The requirement to painstakingly collect, store and submit all primary documentation would result in a substantial increase in businesses’ administration expenses. If a taxpayer fails to all submit primary documentation, the draft law envisages a fine of 5% of the total amount of the controlled transaction, a considerable amount of money for any business to lose. Overall, the proposed penalties in Ukraine are much tougher than in most countries.
In addition to cross-border transactions, Ukraine intends to establish control over transactions carried out within the domestic borders. This regulation will also cover operations conducted with any company (including unrelated companies) located in countries with a profit tax rate at least 5% lower than in Ukraine.
In international practice, transfer pricing is aimed solely at regulating cross-border party transactions, thus being the key to avoiding tax evasion in any particular country. Adopting the current version of draft law would result in the establishment of much tougher control over transfer pricing than in most countries across the globe.
First of all, it would affect companies that conduct business with international market players, including the world’s major corporations, through trading companies registered and located in Switzerland, particularly in certain cantons where the effective tax rate is under 10%. When purchasing goods from a trading company in Switzerland (an unrelated party registered in a canton), a Ukrainian company may be required to prove the fairness of the price, which may be impossible in practice.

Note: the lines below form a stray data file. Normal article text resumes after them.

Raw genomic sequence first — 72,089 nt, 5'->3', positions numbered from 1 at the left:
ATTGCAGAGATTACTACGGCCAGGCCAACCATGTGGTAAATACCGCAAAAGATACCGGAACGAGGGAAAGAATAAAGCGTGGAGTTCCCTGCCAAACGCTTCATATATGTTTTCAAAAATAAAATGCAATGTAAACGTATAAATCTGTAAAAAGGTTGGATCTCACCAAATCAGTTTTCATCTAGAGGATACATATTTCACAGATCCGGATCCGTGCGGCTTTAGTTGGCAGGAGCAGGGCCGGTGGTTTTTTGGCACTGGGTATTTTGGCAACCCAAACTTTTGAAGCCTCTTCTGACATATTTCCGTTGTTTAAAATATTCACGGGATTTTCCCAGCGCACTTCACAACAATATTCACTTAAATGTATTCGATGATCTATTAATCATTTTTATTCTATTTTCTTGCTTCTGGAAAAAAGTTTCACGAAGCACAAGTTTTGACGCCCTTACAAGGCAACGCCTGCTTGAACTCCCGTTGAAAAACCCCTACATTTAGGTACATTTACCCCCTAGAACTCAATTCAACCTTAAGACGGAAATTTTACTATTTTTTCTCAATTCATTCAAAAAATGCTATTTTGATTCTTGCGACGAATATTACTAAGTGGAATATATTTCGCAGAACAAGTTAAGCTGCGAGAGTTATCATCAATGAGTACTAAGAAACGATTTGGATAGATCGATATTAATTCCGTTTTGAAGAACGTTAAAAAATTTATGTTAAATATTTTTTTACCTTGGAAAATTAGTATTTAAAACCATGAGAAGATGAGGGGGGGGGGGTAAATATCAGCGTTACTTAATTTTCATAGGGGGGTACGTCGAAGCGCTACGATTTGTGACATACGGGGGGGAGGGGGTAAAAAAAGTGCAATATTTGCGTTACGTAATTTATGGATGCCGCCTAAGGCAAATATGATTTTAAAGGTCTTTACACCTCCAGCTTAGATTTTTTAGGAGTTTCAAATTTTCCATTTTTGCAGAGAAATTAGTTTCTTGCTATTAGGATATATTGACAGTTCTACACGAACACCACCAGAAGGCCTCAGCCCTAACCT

On comparing the forward prices for a commodity (such as grain or metals) on the date when a contract is entered into with the price at the moment of delivery, a Ukrainian company may be required to make additional tax payments.
In most countries, the price that is valid at the time a forward contract is entered into falls within the transfer pricing regulations.
This provision offsets the very essence of the forward contract, threatening to adversely affect companies working with forwards, especially as it relates to grain traders. This is explained by the fact that, at the time of signing a forward contract, the forward price is established on the basis of similar contracts existing on the market on the date on which the contract is signed, rather than on the date of actual delivery.